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Tuesday News: HarperCollins to be spun off; Niche authors protest price...

This separation is a little different than the direction that Hyperion and Amazon are going which is to acquire books tied in to various video media segments. Business on

Speaking of HarperCollins, its last quarter 18% increase in sales was primarily  due to the Thomas Nelson catalog per Publishers’ Weekly.

On the other hand, niche authors are stuck with the $9.99 ceiling. To the deputy chief executive of the Society of Authors, the inability to price higher is hurting them. Books priced outside the sweet zone between $2.99 and $9.99 are penalized by Amazon through a lower royalty rate.

Any book priced below $2.99 and above $9.99 receive only a 35% royalty rate versus a 70% royalty rate.

Kate Pool, deputy chief executive of the Society of Authors, commented: “Our concern is the increasing dominance that Amazon is having. It is starting to change the perception of books entirely and the danger is people will start to see them in terms of cheap items rather than the price reflecting the time and research that has gone in to it.”The Bookseller

Jane Litte is the founder of Dear Author, a lawyer, and a lover of pencil skirts. She self publishes NA and contemporaries (and publishes with Berkley and Montlake) and spends her downtime reading romances and writing about them. Her TBR pile is much larger than the one shown in the picture and not as pretty. You can reach Jane by email at jane @ dearauthor dot com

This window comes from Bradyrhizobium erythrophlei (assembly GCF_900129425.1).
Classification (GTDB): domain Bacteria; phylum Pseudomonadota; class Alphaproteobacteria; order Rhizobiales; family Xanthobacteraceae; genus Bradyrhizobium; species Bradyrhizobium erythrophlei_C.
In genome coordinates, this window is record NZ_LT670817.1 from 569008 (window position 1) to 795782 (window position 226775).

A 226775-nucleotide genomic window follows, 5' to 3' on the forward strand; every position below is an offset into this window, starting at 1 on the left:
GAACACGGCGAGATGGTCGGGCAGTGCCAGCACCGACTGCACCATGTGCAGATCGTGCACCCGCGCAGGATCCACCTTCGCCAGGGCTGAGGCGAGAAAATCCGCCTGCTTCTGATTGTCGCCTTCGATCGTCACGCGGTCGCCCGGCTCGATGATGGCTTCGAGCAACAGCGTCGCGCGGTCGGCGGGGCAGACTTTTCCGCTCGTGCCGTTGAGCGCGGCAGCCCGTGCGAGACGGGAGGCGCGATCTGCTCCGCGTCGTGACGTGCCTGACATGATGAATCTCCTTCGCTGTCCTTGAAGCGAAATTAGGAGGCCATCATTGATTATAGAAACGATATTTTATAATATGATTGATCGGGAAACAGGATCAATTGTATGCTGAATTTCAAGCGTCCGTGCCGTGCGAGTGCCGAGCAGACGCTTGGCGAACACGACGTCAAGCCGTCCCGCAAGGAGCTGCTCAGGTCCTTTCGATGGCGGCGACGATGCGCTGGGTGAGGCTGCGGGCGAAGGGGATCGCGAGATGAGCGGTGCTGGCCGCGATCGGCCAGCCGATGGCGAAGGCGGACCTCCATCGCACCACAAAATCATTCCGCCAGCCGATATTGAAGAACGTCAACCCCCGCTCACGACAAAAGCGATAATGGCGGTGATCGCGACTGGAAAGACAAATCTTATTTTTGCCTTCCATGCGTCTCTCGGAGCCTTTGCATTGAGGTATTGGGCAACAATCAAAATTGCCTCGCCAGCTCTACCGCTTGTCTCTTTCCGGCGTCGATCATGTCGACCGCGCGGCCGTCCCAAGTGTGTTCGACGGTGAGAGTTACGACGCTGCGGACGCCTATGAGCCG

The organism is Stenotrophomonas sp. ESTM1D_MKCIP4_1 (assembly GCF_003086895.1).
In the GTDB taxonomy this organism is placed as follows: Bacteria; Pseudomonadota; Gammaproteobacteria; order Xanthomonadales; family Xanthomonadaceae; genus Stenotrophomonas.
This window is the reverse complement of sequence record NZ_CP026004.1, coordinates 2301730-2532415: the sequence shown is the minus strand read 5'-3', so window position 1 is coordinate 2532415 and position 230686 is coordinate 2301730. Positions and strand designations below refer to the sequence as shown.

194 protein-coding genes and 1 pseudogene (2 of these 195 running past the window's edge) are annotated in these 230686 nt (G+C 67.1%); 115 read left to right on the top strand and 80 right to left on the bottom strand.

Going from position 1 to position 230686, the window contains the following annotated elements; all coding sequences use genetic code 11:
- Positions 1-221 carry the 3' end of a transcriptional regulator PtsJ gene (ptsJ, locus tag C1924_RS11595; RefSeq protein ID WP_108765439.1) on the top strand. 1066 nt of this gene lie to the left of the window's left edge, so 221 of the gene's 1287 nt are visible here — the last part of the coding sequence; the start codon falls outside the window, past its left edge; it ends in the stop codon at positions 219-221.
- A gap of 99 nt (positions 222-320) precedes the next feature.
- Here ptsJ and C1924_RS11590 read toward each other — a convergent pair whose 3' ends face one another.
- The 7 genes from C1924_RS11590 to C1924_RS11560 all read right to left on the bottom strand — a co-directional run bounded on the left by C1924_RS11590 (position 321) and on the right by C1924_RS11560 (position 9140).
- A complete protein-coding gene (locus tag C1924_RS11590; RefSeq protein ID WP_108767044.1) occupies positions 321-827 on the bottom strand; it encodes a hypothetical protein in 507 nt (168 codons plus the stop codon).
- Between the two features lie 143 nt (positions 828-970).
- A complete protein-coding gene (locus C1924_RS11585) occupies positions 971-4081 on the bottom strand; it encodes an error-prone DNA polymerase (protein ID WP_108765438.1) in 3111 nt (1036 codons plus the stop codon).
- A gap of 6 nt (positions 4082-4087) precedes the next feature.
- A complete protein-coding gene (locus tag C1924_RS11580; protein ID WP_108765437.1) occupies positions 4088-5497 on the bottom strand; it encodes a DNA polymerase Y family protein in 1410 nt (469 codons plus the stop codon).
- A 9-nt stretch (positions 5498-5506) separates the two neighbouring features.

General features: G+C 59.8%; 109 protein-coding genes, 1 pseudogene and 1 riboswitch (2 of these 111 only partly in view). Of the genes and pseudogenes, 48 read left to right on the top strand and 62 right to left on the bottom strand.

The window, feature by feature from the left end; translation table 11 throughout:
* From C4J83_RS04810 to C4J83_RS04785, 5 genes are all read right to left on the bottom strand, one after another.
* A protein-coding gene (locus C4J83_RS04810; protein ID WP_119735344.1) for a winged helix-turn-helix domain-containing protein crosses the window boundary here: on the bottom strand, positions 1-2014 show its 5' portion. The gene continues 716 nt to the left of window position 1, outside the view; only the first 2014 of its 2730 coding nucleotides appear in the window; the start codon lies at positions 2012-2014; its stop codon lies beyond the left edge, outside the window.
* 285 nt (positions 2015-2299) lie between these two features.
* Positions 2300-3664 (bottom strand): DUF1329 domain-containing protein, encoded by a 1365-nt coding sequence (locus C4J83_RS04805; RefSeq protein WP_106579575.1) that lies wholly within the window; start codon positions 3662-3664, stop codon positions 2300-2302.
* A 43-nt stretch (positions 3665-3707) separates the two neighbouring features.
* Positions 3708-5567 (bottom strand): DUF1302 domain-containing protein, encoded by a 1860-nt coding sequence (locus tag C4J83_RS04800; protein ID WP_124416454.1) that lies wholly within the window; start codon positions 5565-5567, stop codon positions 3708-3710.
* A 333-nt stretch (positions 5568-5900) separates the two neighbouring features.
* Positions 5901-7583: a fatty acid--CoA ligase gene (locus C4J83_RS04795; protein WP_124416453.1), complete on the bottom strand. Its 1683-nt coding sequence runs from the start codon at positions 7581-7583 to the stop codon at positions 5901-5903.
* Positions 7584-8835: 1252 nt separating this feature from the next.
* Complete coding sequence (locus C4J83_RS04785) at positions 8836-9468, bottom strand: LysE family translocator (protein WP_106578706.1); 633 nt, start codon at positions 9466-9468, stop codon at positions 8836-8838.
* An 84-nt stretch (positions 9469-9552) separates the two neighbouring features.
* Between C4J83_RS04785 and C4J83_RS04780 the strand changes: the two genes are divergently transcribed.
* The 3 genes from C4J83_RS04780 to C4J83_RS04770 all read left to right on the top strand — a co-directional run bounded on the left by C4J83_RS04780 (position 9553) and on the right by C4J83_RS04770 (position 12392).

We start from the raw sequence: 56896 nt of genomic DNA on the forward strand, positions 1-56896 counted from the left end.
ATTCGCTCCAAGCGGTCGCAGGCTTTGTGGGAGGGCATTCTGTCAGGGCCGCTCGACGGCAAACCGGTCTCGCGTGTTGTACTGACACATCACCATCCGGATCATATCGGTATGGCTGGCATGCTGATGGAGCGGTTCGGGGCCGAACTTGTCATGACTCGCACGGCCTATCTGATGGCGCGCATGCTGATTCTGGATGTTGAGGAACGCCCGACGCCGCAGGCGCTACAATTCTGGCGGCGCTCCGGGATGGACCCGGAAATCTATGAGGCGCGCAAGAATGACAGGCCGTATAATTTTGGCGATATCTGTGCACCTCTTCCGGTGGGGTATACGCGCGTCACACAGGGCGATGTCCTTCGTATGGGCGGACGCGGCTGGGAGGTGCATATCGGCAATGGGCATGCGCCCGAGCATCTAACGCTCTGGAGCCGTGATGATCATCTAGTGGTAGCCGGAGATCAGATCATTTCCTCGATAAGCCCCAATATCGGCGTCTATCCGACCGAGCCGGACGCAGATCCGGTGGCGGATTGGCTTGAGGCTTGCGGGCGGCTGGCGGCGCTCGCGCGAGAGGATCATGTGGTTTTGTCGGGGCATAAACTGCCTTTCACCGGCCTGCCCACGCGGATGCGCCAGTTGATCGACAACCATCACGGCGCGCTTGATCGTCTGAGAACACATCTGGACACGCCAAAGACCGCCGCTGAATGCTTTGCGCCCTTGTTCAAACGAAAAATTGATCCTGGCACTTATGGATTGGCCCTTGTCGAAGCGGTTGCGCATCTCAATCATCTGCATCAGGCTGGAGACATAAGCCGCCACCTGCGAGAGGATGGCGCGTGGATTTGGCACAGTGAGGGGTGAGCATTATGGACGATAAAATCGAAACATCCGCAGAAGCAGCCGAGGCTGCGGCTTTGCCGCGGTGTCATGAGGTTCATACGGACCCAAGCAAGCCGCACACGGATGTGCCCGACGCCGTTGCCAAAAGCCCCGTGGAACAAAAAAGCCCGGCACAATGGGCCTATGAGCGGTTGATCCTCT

1. coribo25
    Mar 12, 2013 @ 09:30:42

    It’s perfectly possible for a self-published author to have a book virtually permanently free on amazon without joining Select. I’d be surprised if Howie didn’t know that.

  2. Darlynne
    Mar 12, 2013 @ 10:16:08

    Anything that makes ISPs unhappy is generally a win for consumers and music to my ears.

  3. SonomaLass
    Mar 12, 2013 @ 15:41:04

    Good for Netflix! There are many misleading claims about network speed in various companies’ advertisements, and it’s great for consumers to have access to actual data.

  4. Little Red
    Mar 12, 2013 @ 16:53:48

    When it comes to telecom, Americans pay more and get less.

  5. carmen webster buxton
    Mar 12, 2013 @ 21:21:27

    I’ve been able to keep one of my books free on Amazon but not because I initiated that change; my book was already free on iBooks and B&N (Nook) and Amazon chose to price match. The have let it stay free for months (I’m not complaining; the sequel is my best selling book), but other authors tell him Amazon ignores the fact that their book is free elsewhere and leaves it at its initial price.

    I found that article to be a bit bizarre, actually. They were complaining that Amazon was hurting authors because they created a system that favors ebooks priced at $2.99 to $9.99. But in fact since the revenue from KDP books is split between the author and Amazon, it seems to me that Amazon came up with this system because they expect to make more money that way. In effect, they think they will do better on 30 percent of moderately priced ebooks than on 70 percent of more expensive ebooks because they expect they will sell a lot more books that way.

    If these authors aren’t happy, they can always go to B&N Pub-it or Smashwords.

  6. Kaetrin
    Mar 13, 2013 @ 03:27:58

    @Little Red: Same in Australia.

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